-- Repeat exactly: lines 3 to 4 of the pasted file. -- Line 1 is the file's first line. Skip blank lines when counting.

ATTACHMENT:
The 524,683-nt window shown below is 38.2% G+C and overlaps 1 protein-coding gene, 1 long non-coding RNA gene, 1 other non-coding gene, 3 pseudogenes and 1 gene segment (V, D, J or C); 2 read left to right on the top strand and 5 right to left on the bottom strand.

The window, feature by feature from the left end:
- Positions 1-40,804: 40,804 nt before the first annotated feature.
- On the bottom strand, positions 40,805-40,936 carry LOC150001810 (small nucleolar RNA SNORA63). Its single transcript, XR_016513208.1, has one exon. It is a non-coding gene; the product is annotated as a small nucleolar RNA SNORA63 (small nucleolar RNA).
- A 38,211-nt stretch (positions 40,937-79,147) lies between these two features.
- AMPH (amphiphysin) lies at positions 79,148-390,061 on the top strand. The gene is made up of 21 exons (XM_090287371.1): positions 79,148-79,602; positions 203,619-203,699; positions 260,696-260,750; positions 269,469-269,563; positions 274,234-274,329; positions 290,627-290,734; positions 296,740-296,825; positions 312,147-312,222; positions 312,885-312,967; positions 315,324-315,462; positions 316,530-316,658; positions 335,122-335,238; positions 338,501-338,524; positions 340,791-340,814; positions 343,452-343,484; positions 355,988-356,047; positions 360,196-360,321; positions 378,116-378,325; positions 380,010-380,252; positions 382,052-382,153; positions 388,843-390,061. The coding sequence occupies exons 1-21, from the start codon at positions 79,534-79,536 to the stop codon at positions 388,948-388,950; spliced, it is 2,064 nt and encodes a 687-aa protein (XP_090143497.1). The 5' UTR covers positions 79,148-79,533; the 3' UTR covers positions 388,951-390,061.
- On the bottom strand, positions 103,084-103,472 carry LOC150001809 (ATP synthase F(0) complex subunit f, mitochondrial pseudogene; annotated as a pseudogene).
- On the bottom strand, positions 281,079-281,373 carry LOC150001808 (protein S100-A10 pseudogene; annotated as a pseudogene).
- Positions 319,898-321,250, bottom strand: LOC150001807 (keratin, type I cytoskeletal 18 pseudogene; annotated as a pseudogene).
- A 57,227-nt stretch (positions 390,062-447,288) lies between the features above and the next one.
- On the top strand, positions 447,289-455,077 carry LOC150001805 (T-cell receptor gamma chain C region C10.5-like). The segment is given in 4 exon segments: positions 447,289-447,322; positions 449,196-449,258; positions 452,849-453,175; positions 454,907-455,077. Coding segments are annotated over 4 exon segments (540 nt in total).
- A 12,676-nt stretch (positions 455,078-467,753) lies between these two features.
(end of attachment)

- Positions 1-40,804: 40,804 nt before the first annotated feature.
- On the bottom strand, positions 40,805-40,936 carry LOC150001810 (small nucleolar RNA SNORA63). Its single transcript, XR_016513208.1, has one exon. It is a non-coding gene; the product is annotated as a small nucleolar RNA SNORA63 (small nucleolar RNA).